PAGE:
Android

Proton has a Google Drive alternative

It’s been in beta since 2020 but they’ve finally made it available to the rest of us. Android app and web app available now, the rest is coming. As with all Proton products it’s open source, privacy focused. 1GB for free, 200GB for $4/month or the whole package (mail, calendar, drive, and VPN) for $10/month. Read about Drive at https://www.howtogeek.com/835660/proton-drive-is-a-privacy-first-google-drive-alternative/

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Buh-bye Google Keep, OneNote, Evernote!

Open source Notesnook (https://github.com/streetwriters/notesnook) aims to be THE replacement for all your note taking needs. Fully encrypted on your device before storing on their cloud service (self-hosted option coming), it’s a zero knowledge service meaning they can’t decrypt your notes. With a web app (https://app.notesnook.com) and apps for iOS, Android, MacOS, Windows, and Linux you’re pretty much guaranteed to be able to use it wherever you need or want with full synchronization across all platforms. It’s still in its relative infancy and updates generally make it to the web app before other platforms. Roadmap at https://notesnook.com/roadmap/

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Finally, a point-to-point VPN!

I’ve set up a VPN at home and, honestly, in my config, it’s a PAIN! I have 3 routers that need to have ports opened and then I need to make sure that certificates and passwords are all secure.

Then I found Tailscale.com! What a breath of fresh air. Why didn’t anyone think of this before? Create an account on tailscale.com then install the tailscale service on the machine you want to be a part of the VPN and run it. The service connects to the tailscale server and it becomes an immediately available VPN target, complete with its own hostname (which you can change) and its VPN IP address. If you enable their “MagicDNS” in your settings then the hostnames all resolve to their VPN IP addresses (i.e. the hostname is first checked against the hostnames on the VPN before being checked against other DNS resolvers). Voila! No config, no ports to open, no firewall rules to manage! Now, when you’re away from home, you can get to your home server with confidence.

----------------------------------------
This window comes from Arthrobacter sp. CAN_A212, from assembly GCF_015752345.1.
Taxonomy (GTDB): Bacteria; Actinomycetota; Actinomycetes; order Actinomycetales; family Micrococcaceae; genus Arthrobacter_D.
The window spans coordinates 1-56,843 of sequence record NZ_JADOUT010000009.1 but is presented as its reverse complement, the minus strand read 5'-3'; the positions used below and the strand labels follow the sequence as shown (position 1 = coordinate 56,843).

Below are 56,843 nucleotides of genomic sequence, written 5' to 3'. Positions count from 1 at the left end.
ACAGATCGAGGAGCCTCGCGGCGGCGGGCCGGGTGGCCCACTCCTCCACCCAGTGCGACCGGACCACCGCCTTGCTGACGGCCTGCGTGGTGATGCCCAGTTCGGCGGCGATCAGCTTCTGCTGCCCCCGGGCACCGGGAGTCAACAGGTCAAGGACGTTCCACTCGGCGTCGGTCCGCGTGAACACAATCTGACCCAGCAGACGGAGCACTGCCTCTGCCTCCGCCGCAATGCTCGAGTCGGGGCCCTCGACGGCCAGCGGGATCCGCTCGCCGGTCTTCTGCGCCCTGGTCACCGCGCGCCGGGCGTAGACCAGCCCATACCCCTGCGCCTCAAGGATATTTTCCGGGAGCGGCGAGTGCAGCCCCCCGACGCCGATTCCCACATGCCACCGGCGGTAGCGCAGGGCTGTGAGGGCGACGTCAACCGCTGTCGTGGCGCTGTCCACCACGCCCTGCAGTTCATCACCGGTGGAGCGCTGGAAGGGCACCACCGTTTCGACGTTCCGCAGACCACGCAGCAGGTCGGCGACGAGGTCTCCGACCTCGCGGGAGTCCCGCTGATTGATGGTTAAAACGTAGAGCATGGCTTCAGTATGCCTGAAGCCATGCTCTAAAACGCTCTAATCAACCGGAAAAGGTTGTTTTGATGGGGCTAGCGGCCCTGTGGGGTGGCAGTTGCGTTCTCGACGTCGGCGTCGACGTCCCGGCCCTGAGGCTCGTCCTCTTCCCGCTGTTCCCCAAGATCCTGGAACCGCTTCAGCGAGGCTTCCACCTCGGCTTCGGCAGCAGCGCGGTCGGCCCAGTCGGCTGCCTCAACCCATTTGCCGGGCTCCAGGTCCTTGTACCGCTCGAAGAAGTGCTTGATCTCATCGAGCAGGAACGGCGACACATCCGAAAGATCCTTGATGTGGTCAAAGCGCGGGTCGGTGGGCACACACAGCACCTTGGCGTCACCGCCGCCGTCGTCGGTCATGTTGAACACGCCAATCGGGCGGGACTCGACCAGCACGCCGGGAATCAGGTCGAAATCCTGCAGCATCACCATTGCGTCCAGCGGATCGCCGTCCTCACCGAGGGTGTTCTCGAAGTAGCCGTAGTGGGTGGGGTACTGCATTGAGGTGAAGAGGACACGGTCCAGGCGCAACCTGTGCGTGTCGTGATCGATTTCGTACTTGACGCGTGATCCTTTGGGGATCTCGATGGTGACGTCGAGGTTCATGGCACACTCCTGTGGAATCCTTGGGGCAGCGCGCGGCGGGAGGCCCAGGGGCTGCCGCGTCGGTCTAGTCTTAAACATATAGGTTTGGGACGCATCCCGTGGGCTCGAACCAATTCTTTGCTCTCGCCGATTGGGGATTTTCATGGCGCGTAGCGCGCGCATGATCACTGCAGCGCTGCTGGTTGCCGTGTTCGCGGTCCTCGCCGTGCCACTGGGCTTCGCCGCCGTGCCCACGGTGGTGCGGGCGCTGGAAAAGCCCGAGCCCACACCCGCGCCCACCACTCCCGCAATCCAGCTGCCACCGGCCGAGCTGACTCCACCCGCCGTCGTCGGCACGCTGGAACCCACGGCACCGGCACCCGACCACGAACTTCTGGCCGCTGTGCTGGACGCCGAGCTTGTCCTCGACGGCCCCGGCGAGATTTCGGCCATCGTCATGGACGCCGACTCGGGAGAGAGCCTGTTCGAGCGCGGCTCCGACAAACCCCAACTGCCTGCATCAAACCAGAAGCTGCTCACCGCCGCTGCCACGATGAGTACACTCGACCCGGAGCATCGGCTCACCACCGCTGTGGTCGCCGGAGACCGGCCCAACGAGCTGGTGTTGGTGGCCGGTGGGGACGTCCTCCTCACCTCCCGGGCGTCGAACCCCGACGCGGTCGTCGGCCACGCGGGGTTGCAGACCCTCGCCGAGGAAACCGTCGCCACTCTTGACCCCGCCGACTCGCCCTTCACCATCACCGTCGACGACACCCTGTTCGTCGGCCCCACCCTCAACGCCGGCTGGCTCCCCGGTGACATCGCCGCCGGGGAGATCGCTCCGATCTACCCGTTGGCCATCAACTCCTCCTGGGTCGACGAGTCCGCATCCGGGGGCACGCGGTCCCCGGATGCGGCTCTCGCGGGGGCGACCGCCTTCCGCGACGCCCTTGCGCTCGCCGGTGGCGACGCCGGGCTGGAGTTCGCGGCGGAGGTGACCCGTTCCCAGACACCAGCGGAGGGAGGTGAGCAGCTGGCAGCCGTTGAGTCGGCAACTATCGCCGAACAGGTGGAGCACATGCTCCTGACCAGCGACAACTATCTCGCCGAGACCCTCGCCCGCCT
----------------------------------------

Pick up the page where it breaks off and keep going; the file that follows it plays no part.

It’s free for a single hobby/personal user. There are a few restrictions as to how many subnets you have available but, honestly, if you’re a home user, the restrictions probably won’t bother you. It’s multi-platform with binaries for Android, MacOS, iOS, Windows, and Linux so you can connect just about anything you want. They’re on github at https://github.com/tailscale and a place to discuss it at https://forum.tailscale.com/. And, yes, you can use tailscale to act as a subnet router – https://tailscale.com/kb/1019/subnets/ – to get to those devices (e.g. printers) on which you can’t install tailscale.

Apologies for the delay between postings but I prefer to try the things before I post about them and tailscale took a while.

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Getting set up with Chrome OS

I’ve had chromebooks for quite a while but it’s only within the last year or so that I’ve thought it was ready to be my primary tool. My Acer Spin 713 has an 11th gen Intel i5 with 8GB RAM and 256GB disk and it’s quite fast and capable! I run a Debian Linux and have a number of Android apps installed. It’s my “daily driver” as some call it – the machine I reach for and use far more than any other. And I got it on sale for less than $500.

It can be a chore getting set up for the first time but I came across https://github.com/mikeroyal/Chrome-OS-Guide which has some good information to get set up. And if you’re interested in doing more than just getting set up, it has some useful info on expanding your Linux environment and preparing to develop. I recommend it.

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3 new (to me) linux (mac, android,windows) tools

I’ll cut right to the chase, Copyq, syncthing, and tldr.